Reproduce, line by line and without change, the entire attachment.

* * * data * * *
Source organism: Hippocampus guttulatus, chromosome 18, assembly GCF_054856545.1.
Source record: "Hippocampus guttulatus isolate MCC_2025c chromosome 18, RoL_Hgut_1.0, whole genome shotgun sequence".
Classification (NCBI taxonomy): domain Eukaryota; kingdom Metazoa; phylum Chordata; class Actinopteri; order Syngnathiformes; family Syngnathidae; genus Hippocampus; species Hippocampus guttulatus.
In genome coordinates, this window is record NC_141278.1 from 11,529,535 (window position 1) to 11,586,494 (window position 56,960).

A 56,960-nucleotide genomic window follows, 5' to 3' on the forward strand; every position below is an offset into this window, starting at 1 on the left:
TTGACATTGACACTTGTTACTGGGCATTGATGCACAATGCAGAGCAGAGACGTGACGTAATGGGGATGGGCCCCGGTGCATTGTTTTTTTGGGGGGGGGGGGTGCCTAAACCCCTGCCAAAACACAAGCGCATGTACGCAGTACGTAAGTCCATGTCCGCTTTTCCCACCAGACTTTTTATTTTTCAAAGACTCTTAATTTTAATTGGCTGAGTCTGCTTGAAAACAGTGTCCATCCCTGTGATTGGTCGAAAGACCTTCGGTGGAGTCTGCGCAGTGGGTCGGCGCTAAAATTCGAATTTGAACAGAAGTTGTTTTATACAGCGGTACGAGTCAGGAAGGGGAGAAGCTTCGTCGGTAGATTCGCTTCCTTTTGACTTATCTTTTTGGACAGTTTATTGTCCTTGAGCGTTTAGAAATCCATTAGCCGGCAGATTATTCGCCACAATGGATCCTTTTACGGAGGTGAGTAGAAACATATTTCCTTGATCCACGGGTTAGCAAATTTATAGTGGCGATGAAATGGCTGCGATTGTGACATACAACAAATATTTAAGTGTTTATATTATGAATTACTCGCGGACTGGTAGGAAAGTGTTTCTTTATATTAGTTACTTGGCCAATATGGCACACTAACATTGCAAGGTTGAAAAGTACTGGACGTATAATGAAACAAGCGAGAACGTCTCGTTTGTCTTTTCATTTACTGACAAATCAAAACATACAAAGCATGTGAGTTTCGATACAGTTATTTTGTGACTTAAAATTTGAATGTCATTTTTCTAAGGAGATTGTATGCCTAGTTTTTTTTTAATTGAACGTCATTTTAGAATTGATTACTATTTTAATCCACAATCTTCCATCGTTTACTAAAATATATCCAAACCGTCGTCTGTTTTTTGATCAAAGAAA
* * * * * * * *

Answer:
Source organism: Hippocampus guttulatus, chromosome 18, assembly GCF_054856545.1.
Source record: "Hippocampus guttulatus isolate MCC_2025c chromosome 18, RoL_Hgut_1.0, whole genome shotgun sequence".
Classification (NCBI taxonomy): domain Eukaryota; kingdom Metazoa; phylum Chordata; class Actinopteri; order Syngnathiformes; family Syngnathidae; genus Hippocampus; species Hippocampus guttulatus.
In genome coordinates, this window is record NC_141278.1 from 11,529,535 (window position 1) to 11,586,494 (window position 56,960).

A 56,960-nucleotide genomic window follows, 5' to 3' on the forward strand; every position below is an offset into this window, starting at 1 on the left:
TTGACATTGACACTTGTTACTGGGCATTGATGCACAATGCAGAGCAGAGACGTGACGTAATGGGGATGGGCCCCGGTGCATTGTTTTTTTGGGGGGGGGGGGTGCCTAAACCCCTGCCAAAACACAAGCGCATGTACGCAGTACGTAAGTCCATGTCCGCTTTTCCCACCAGACTTTTTATTTTTCAAAGACTCTTAATTTTAATTGGCTGAGTCTGCTTGAAAACAGTGTCCATCCCTGTGATTGGTCGAAAGACCTTCGGTGGAGTCTGCGCAGTGGGTCGGCGCTAAAATTCGAATTTGAACAGAAGTTGTTTTATACAGCGGTACGAGTCAGGAAGGGGAGAAGCTTCGTCGGTAGATTCGCTTCCTTTTGACTTATCTTTTTGGACAGTTTATTGTCCTTGAGCGTTTAGAAATCCATTAGCCGGCAGATTATTCGCCACAATGGATCCTTTTACGGAGGTGAGTAGAAACATATTTCCTTGATCCACGGGTTAGCAAATTTATAGTGGCGATGAAATGGCTGCGATTGTGACATACAACAAATATTTAAGTGTTTATATTATGAATTACTCGCGGACTGGTAGGAAAGTGTTTCTTTATATTAGTTACTTGGCCAATATGGCACACTAACATTGCAAGGTTGAAAAGTACTGGACGTATAATGAAACAAGCGAGAACGTCTCGTTTGTCTTTTCATTTACTGACAAATCAAAACATACAAAGCATGTGAGTTTCGATACAGTTATTTTGTGACTTAAAATTTGAATGTCATTTTTCTAAGGAGATTGTATGCCTAGTTTTTTTTTAATTGAACGTCATTTTAGAATTGATTACTATTTTAATCCACAATCTTCCATCGTTTACTAAAATATATCCAAACCGTCGTCTGTTTTTTGATCAAAGAAA